A place for thought.

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Jimmy, Super Kid (part forty-eight)

The day warms up until we are both covered in sweat, the house next door has a big yellow water jug sitting where one of the front windows will someday be installed, we take turns letting the cold water pour over our faces. And then, “Boom!” it sounds like a bomb has gone off up the street near the first house we cleaned. Ricky gives me a quick look and we both drop our shovels and take off running toward the explosion. By the time we get to the site a group of workmen have gathered and Jimmy’s father’s pick-up is parked on the dirt in front of the house. There was no explosion. A delivery van with a load of sheetrock, in a big hurry, backed up to the garage. The driver misjudged either the length of the driveway or the height of this truck and now the truck is jammed under the crossbeam at the entrance to the garage. The driver starts up the engine of the truck and gently tries to pull forward, the whole front of the frame of the house pulls forward an inch.

“Stop!”            Jimmy’s father shouts, “you’ll pull the whole house down!” The group of men look for an alternative.

One man shouts, “We could cut the beam out!” Carpenters shake their heads.

“That’s a bearing wall, we’d have to shore the whole thing.”

“How about if we rock the truck, back and forth, kind of loosen it up?” a man in white overalls asks.

Jimmy’s father considers the situation, he doesn’t look real happy, and he looks around for a better idea. Ricky gives Jimmy a push on the shoulder and points.

“Sir,” Jimmy starts. He looks at his father and waits.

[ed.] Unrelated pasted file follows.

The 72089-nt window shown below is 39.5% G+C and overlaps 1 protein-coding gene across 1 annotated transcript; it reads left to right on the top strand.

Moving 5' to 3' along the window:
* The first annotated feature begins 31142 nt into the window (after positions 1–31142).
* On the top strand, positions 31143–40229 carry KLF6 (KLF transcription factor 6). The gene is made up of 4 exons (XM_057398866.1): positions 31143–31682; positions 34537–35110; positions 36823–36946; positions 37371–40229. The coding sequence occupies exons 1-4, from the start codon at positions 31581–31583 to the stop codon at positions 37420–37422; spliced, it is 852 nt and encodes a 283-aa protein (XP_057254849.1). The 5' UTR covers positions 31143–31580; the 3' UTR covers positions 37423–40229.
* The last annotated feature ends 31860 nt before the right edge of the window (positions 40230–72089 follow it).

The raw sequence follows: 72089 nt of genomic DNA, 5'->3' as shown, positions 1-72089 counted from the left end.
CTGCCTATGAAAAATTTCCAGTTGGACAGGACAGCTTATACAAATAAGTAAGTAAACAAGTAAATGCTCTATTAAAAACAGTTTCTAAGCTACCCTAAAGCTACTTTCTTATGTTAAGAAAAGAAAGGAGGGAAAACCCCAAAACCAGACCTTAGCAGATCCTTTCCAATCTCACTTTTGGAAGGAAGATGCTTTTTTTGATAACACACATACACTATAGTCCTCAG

“You have an idea Jimmy?” Jimmy’s father looks at Jimmy as all the men in the group turn toward him and silence falls.

“We could try letting some air out of the tires.” Without waiting for a reply from Jimmy’s father a couple of the men start letting air out of the back tires, in just a few seconds the header over the garage creaks back half an inch and then, while the tires still have well over half their air, a quarter inch gap can be seen between the truck and the wooden beam. The driver pulls up slowly. A cheer goes up and everyone either shakes Jimmy’s hand or pats him on the back.

“Ricky’s the one who thought of it,” Jimmy states fairly and this leads to Ricky getting handshakes and pats on the back too. A painter backs his pick-up next to the delivery truck and with the compressor in the back of his pick-up he starts refilling the truck’s tires. Everyone heads back to their various jobs.

“That was perfect!” Jimmy says to Ricky as they hero walk back to the house they have been cleaning.

“And no one even had to die,” Ricky replies.